It has long been observed by naturalists that many animals use man-made objects in a variety of ways. Examples are elephants dropping logs on electric fences to short them or squirrels in Manhattan using power lines to safely cross over roads. But recent sightings of crows and magpies using anti-bird spikes to keep birds away from their nest to protect their young have sparked great interest.
Initially observed in Rotterdam, the spottings were thought to be an isolated or perhaps a one-off, but further sightings have now been reported in many other separate and unconnected areas, such as Glasgow in Scotland.
And it’s not simply one type of man-made object that has been used: nails, screws and other bizarre items have also been found. In one area of Canada, a pigeon was seen building its home from used drug syringes.
However, this latest finding takes the interesting twist that the use of metal spikes on buildings is actually intended to stop them from being there in the first place.
The phenomena of animals changing the human environment can be observed in other areas too. Both Canadian Geese and certain types of deer have not only adapted but thrived in urban areas. Scientists have also reported Orangutans using logging routes as makeshift roads.
Related Articles: Are the Orca Boat ‘Attacks’ Purposeful or Just Playful? | Not a Conservation Success: Macaque Monkeys, No Longer an Endangered Species, Attack Humans in Japan
So apart from the initial shock and curiosity over these birds using sharp man-made objects like anti-bird spikes to improve their nests, why is this causing such interest?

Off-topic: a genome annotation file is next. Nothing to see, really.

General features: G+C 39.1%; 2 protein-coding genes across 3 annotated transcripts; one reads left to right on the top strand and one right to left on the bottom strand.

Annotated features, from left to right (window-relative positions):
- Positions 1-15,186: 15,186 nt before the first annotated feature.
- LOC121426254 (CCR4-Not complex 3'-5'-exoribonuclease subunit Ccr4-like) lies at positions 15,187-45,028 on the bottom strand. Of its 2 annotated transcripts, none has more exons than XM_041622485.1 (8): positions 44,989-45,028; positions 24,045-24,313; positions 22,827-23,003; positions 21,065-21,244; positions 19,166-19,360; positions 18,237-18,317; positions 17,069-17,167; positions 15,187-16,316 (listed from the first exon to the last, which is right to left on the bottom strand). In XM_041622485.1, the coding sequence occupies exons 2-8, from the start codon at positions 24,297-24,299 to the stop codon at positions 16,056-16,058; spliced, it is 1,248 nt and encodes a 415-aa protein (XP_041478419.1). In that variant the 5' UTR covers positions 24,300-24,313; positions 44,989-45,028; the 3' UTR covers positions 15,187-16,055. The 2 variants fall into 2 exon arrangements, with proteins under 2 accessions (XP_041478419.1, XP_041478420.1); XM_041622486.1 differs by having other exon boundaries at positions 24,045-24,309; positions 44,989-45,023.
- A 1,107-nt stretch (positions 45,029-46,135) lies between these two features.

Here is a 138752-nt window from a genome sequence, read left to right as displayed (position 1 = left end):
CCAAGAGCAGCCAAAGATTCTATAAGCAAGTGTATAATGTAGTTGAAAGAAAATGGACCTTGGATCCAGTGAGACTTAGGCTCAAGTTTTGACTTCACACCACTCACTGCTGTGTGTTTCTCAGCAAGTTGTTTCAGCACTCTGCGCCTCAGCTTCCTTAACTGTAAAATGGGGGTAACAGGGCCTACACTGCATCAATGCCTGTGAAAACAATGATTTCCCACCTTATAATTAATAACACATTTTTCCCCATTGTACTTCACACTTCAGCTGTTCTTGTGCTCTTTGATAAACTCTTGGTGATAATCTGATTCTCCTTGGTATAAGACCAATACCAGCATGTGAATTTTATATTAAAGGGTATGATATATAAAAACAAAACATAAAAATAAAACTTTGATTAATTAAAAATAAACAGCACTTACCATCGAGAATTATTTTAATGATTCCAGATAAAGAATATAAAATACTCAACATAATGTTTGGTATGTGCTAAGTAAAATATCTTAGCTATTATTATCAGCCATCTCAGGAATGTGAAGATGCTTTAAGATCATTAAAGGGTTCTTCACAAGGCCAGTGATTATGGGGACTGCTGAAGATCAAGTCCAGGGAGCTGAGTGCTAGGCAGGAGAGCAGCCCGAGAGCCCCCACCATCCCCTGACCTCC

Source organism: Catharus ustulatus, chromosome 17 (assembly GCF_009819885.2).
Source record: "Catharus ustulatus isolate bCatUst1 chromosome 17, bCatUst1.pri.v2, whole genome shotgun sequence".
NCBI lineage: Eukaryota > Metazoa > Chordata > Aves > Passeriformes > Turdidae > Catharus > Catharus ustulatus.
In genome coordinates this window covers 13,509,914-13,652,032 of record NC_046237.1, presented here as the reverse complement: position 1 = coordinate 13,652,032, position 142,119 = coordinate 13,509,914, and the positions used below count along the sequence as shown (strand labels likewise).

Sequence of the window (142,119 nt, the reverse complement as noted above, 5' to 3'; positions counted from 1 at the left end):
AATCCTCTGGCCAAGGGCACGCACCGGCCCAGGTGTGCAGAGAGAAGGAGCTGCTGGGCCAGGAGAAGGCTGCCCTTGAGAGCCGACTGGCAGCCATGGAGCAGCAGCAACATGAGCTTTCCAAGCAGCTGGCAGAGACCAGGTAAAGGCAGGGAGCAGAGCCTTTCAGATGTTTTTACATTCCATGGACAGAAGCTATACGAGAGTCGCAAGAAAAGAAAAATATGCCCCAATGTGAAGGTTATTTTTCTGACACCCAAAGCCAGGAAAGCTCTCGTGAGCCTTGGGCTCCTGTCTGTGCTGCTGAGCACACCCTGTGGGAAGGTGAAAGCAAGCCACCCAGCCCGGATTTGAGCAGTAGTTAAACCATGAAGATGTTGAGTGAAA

The answer seems to lie in the fact that as humans can and have, in many cases, ruined their natural environment, animals in all corners of the world seem to be adapting to it. A quote from Ayn Rand, the Russian-born writer and philosopher, and author of the respected work, “Atlas Shrugged” can shed light on this:
“The difference between animals and humans is that animals change themselves for the environment, but humans change the environment for themselves.”
The phenomena of birds using man-made items – even items that were intended to deter them – could be seen to illustrate the ideas of thinkers such as Darwin or Rand.
Our environment, whether we acknowledge it or not, is set to rapidly change due to our actions and the way our society works. Climate change, increasing urban sprawl encroaching onto natural or farming land, and the pollution of our seas are all examples.
As humans, we often see our intelligence as what separates us and makes us stand out as a species. Yet, as Charles Darwin outlined:
“It is not the most intellectual of the species that survives; it is not the strongest that survives; but the species that is best able to adapt and adjust to the changing environment in which it finds itself.”
Editor’s Note: The opinions expressed here by the authors are their own, not those of Impakter.com — In the Featured Photo: Bird nests made of anti-bird spikes. Featured Photo Credit: Wikimedia Commons.